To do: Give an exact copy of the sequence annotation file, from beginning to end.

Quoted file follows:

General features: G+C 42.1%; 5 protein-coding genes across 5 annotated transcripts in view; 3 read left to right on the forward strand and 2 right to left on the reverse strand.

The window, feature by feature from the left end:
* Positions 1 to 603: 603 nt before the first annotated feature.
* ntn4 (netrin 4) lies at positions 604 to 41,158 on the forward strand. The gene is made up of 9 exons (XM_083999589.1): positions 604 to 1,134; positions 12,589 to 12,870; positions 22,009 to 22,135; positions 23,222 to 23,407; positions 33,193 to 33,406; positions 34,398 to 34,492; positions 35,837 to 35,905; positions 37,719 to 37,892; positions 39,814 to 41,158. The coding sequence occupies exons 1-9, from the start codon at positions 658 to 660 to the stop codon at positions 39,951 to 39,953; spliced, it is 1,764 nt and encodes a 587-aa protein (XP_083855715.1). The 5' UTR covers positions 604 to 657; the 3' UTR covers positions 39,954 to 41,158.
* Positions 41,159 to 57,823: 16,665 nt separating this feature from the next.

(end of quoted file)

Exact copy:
General features: G+C 42.1%; 5 protein-coding genes across 5 annotated transcripts in view; 3 read left to right on the forward strand and 2 right to left on the reverse strand.

The window, feature by feature from the left end:
* Positions 1 to 603: 603 nt before the first annotated feature.
* ntn4 (netrin 4) lies at positions 604 to 41,158 on the forward strand. The gene is made up of 9 exons (XM_083999589.1): positions 604 to 1,134; positions 12,589 to 12,870; positions 22,009 to 22,135; positions 23,222 to 23,407; positions 33,193 to 33,406; positions 34,398 to 34,492; positions 35,837 to 35,905; positions 37,719 to 37,892; positions 39,814 to 41,158. The coding sequence occupies exons 1-9, from the start codon at positions 658 to 660 to the stop codon at positions 39,951 to 39,953; spliced, it is 1,764 nt and encodes a 587-aa protein (XP_083855715.1). The 5' UTR covers positions 604 to 657; the 3' UTR covers positions 39,954 to 41,158.
* Positions 41,159 to 57,823: 16,665 nt separating this feature from the next.